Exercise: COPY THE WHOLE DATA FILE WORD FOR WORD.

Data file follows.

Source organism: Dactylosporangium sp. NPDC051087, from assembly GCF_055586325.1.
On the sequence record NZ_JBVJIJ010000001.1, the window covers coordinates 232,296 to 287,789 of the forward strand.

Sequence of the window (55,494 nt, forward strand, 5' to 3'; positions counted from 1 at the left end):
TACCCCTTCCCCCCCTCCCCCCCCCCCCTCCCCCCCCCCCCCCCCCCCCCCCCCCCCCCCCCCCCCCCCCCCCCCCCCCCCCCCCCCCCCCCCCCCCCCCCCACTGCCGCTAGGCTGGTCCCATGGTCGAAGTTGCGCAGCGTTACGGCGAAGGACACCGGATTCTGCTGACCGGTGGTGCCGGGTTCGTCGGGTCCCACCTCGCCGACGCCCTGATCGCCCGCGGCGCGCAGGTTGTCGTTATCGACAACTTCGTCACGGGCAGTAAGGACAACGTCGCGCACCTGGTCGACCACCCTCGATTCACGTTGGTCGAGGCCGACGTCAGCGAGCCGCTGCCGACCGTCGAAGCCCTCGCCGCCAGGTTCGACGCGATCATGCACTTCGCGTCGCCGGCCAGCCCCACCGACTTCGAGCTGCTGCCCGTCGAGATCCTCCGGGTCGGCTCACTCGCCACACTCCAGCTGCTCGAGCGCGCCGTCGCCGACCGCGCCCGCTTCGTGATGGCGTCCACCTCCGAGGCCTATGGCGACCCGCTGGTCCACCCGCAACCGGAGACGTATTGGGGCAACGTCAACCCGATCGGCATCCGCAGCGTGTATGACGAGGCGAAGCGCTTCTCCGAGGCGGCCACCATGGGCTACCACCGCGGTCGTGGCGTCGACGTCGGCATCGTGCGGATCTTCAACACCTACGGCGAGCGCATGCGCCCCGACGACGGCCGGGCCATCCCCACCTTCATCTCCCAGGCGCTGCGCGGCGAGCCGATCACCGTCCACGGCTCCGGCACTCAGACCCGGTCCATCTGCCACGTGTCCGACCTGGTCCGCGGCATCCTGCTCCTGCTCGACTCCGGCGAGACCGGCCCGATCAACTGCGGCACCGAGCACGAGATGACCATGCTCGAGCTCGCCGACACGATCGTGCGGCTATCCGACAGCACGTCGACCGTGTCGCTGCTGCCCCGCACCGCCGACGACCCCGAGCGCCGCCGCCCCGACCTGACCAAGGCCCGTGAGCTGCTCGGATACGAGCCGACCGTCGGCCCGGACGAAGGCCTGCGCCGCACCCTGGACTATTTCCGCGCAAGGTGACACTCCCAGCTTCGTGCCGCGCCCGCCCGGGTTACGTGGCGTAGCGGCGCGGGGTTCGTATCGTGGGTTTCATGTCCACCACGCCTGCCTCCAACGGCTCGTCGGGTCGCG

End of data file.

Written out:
Source organism: Dactylosporangium sp. NPDC051087, from assembly GCF_055586325.1.
On the sequence record NZ_JBVJIJ010000001.1, the window covers coordinates 232,296 to 287,789 of the forward strand.

Sequence of the window (55,494 nt, forward strand, 5' to 3'; positions counted from 1 at the left end):
TACCCCTTCCCCCCCTCCCCCCCCCCCCTCCCCCCCCCCCCCCCCCCCCCCCCCCCCCCCCCCCCCCCCCCCCCCCCCCCCCCCCCCCCCCCCCCCCCCCCCACTGCCGCTAGGCTGGTCCCATGGTCGAAGTTGCGCAGCGTTACGGCGAAGGACACCGGATTCTGCTGACCGGTGGTGCCGGGTTCGTCGGGTCCCACCTCGCCGACGCCCTGATCGCCCGCGGCGCGCAGGTTGTCGTTATCGACAACTTCGTCACGGGCAGTAAGGACAACGTCGCGCACCTGGTCGACCACCCTCGATTCACGTTGGTCGAGGCCGACGTCAGCGAGCCGCTGCCGACCGTCGAAGCCCTCGCCGCCAGGTTCGACGCGATCATGCACTTCGCGTCGCCGGCCAGCCCCACCGACTTCGAGCTGCTGCCCGTCGAGATCCTCCGGGTCGGCTCACTCGCCACACTCCAGCTGCTCGAGCGCGCCGTCGCCGACCGCGCCCGCTTCGTGATGGCGTCCACCTCCGAGGCCTATGGCGACCCGCTGGTCCACCCGCAACCGGAGACGTATTGGGGCAACGTCAACCCGATCGGCATCCGCAGCGTGTATGACGAGGCGAAGCGCTTCTCCGAGGCGGCCACCATGGGCTACCACCGCGGTCGTGGCGTCGACGTCGGCATCGTGCGGATCTTCAACACCTACGGCGAGCGCATGCGCCCCGACGACGGCCGGGCCATCCCCACCTTCATCTCCCAGGCGCTGCGCGGCGAGCCGATCACCGTCCACGGCTCCGGCACTCAGACCCGGTCCATCTGCCACGTGTCCGACCTGGTCCGCGGCATCCTGCTCCTGCTCGACTCCGGCGAGACCGGCCCGATCAACTGCGGCACCGAGCACGAGATGACCATGCTCGAGCTCGCCGACACGATCGTGCGGCTATCCGACAGCACGTCGACCGTGTCGCTGCTGCCCCGCACCGCCGACGACCCCGAGCGCCGCCGCCCCGACCTGACCAAGGCCCGTGAGCTGCTCGGATACGAGCCGACCGTCGGCCCGGACGAAGGCCTGCGCCGCACCCTGGACTATTTCCGCGCAAGGTGACACTCCCAGCTTCGTGCCGCGCCCGCCCGGGTTACGTGGCGTAGCGGCGCGGGGTTCGTATCGTGGGTTTCATGTCCACCACGCCTGCCTCCAACGGCTCGTCGGGTCGCG